Key Storage Abstraction?

Jamie H. geniegate at
Sun Oct 15 22:35:12 CEST 2017


I've been looking for a way to provide GNUPGP with a custom implementation of a key ring, as I gather there is such a thing as WKS, but I cannot find any documentation on how I can implement this myself.

What I need from GPG is a tool that does this:

1.) Sign Messages with a private key (of my choosing)

2.) Encrypt messages with a public key (of my choosing)
  - ideally to multiple recipients.

3.) Verify a message was signed by whoever owns a public key I have.
  - I don't care about GPG's "Trust levels" and would like to disregard them.

4.) Decrypt messages using a private key that I specify.

If things go the way I'd like, there may be several of these operations taking place in parallel.

There may be thousands, or even millions of keys in my own database, I don't want to (and indeed, I would have to scrap the open source project) import anything into GPG's keyring. I don't particularly want to implement WKS, and if I did it would be read-only, I don't ever want PGP to "upload" anything or change the system in any way. The idea is, this application manages the keys (it needs to for other reasons not really related to GPG)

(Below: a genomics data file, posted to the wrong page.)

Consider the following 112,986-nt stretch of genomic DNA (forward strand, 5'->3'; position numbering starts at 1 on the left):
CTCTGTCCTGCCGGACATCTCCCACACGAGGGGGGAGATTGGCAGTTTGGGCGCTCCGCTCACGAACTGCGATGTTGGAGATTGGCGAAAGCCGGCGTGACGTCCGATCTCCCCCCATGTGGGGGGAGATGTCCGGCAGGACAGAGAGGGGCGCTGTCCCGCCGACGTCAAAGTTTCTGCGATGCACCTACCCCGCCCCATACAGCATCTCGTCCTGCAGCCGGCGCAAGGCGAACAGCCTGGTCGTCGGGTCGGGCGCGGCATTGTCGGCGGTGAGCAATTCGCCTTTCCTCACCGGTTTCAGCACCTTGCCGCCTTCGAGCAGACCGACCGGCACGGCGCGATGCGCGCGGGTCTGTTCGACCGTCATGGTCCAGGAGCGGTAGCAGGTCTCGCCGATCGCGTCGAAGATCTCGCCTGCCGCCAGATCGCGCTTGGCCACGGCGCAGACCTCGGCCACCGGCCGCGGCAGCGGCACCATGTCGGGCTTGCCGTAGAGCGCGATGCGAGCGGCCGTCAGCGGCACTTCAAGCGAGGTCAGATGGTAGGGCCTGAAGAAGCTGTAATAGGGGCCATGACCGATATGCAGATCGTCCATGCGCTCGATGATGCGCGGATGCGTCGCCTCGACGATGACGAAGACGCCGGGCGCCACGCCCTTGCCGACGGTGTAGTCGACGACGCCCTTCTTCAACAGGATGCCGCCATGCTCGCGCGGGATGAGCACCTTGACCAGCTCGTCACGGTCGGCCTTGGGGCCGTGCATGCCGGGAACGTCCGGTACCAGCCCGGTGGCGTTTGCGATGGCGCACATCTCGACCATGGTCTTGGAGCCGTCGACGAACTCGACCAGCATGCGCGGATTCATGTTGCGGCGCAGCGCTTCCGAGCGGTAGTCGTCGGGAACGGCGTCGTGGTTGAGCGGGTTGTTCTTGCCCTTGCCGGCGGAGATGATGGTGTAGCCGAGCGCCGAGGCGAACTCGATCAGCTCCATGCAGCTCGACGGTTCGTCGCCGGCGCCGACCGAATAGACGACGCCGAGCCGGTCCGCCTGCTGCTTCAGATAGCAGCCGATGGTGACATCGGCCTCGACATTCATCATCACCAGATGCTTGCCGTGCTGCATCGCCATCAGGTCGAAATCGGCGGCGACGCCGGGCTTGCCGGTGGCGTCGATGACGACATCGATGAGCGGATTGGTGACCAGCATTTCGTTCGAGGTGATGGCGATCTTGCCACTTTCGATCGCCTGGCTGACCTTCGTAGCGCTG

So, I'm looking for a way to just feed GPG the keys it needs when it needs them. It'd be nice if I could just give it a shell script that takes an argument (whatever key it's looking for) and GPG reads the key on its standard input, but that doesn't seem possible.

Any ideas? and any pointers on where I might look if I had to implement a subset of WKS?

Unrelated: This is in python, I see some GPG libraries, they all seem overly complicated, I'd like to actually access GPG *as* a library, but all the tools I see seem to invoke GPG as a program and then operate on its standard output. Is there a recommended python library that, perhaps, uses GPG in a way that's more efficient? Maybe as a server mode or something? (I'd like it if there were capable of processing, mostly "verify", dozens of messages pr. second, ideally) 



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